Elsewhere, gardens are taken to the height of artistry and craft, and they aren’t more garden than the flat corner lot. I know. I’ve tended some mighty ones, visited others, read about still more.

Here, however, I’m welcomed home.

She celebrates my infrequent mowing.

She celebrates my infrequent mowing.

 

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Recess in the Gardenhood

Wednesday evening this week, Rose and Diane, who work with me in Green Way’s gardens, agreed to let me cook for them.

We needed to talk about the coming season, how drought will effect our work load. Passionate gardeners often find ourselves with many other things in common. Our conversation ranged over several countrysides. And while we laughed, exclaimed, solved the world’s problems, and, yes, ate, it snowed.

It snowed a real snow. Moisture laden. Four inches in the three hours. They left in a quiet sifting of heavy flakes and a celebratory mood.

5inches

The official total out at the airport was 7.3 inches. The patio table on the flat corner lot captured five.

Makoto Moore, meteorologist with the national weather service in Pueblo, CO, says “We’re still knee deep in drought.” But snow on the ground lasting for several days and the clean fragrance of fallen clouds raises spirits and has everyone hoping for more.

Up in the mountains as much as 17.5 inches of powder accumulated. Good news for the river basins.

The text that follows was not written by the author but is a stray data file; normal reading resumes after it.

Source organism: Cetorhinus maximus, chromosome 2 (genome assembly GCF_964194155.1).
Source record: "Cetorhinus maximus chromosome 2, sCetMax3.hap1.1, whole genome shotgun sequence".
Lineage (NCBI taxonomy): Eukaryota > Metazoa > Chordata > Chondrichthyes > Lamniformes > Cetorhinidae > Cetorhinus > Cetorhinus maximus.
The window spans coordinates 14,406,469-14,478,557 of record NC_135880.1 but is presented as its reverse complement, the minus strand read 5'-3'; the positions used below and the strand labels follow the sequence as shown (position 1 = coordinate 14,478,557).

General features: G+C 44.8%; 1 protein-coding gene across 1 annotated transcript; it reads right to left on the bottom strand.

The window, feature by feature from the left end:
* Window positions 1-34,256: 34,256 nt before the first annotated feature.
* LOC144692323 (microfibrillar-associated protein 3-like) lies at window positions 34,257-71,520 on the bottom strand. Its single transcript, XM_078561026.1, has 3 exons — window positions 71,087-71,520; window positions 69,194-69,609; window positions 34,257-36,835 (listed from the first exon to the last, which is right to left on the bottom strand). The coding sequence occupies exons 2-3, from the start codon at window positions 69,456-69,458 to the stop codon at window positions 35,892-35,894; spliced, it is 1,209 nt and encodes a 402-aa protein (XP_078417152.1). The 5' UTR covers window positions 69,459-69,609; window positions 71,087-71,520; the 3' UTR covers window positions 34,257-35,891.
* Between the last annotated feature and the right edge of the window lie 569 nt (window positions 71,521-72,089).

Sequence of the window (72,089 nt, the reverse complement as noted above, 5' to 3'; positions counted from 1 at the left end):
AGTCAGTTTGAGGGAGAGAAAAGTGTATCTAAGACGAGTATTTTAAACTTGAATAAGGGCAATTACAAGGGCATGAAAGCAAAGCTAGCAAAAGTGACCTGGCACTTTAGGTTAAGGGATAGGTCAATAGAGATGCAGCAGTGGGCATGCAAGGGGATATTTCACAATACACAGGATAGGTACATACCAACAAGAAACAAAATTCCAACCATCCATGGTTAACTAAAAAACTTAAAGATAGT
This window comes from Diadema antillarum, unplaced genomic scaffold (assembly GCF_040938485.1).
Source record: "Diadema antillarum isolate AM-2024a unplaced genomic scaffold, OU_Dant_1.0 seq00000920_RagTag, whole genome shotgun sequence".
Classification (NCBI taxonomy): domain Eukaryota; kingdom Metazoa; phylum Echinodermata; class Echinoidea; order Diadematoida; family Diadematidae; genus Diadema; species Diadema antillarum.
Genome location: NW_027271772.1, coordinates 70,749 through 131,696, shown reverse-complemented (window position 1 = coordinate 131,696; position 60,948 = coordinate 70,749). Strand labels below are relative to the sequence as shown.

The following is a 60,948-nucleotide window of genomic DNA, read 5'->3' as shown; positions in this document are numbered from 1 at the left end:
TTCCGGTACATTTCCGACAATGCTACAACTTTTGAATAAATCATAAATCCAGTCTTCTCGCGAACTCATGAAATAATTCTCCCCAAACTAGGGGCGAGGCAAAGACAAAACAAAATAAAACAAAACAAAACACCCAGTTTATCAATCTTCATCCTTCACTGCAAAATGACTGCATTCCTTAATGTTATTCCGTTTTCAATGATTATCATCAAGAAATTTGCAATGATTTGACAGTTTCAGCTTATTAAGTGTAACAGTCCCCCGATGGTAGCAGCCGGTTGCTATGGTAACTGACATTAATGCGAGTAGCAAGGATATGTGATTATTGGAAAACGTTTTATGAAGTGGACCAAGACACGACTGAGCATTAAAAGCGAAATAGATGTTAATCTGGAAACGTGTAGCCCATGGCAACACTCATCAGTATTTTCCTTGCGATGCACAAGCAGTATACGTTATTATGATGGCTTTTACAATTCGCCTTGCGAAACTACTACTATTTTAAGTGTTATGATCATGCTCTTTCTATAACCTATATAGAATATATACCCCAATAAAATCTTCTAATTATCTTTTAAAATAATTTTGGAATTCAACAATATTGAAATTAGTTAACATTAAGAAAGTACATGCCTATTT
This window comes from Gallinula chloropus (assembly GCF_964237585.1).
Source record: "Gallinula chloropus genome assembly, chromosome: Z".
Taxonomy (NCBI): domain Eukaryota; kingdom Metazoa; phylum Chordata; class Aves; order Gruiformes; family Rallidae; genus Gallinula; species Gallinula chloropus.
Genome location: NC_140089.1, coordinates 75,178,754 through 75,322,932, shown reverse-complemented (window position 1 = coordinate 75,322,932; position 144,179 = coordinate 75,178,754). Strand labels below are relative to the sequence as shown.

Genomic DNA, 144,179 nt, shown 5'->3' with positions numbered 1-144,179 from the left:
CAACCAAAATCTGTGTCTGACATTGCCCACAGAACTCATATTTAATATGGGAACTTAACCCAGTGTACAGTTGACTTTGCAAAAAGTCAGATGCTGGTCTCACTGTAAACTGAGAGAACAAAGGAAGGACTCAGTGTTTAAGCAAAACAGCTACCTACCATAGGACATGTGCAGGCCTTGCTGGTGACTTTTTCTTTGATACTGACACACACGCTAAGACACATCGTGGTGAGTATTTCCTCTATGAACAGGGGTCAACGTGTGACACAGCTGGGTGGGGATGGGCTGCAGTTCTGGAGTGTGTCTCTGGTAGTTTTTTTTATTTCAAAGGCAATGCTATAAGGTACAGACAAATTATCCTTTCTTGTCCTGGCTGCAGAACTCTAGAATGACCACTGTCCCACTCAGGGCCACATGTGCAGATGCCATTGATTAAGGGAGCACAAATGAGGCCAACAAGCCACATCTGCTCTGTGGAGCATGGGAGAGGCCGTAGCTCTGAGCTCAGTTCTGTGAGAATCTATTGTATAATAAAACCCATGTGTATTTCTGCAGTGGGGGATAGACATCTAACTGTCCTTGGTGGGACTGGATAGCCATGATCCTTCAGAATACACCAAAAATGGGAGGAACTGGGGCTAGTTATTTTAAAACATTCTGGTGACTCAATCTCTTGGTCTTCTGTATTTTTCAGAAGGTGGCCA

Did you know that no rivers flow into Colorado? Here, instead, are the headwaters of the Platte, the Arkansas, the Colorado, the Rio Grande, and more.

Snowpack remains at 75% of normal statewide, but with March and April typically the snowiest months, fingers are crossed that February’s treasure will kickstart a productive spring. You can almost hear as folks around the state take turns holding their breath.

Another big storm heads our way tonight. Cell phones have buzzed: blizzard warnings are posted.

Today, however, I declared a recess in the gardenhood. The sun polished the sky into a porcelain blue. Wednesday’s snow shrank and liquified, singing its way down gutters and storm grates. I strolled on down to Shooks Run just to hear the liquid music. Upstream, inside the fence of the municiple golf course, ancient western willow raised their broad and glorious heads, bright February gold twigs against high, icy bands of clouds.

Back in the office, a message from my cousin Ginny alerted me to the March issue of National Geographic. There is an article on fracking in North Dakota. It attempts to give a balanced socio-economic look at the changes fracking is making in the state. The photos by Eugene Richards convey the story beautifully. However, a quick reading yielded no information on troubles ranchers are having with their livestock. There is always more to the story.

Alright, back to recess!

Tracking the gardener.

Tracking the gardener.

Fast Away…

Fast away the old year passes,
Fa-la-la-la-la-la-la-la-la!

IMG_4702

We’ve been waiting for this. For snow. For cold. For a productive gray sky and clean north wind. For a sense of something normal, however fleeting.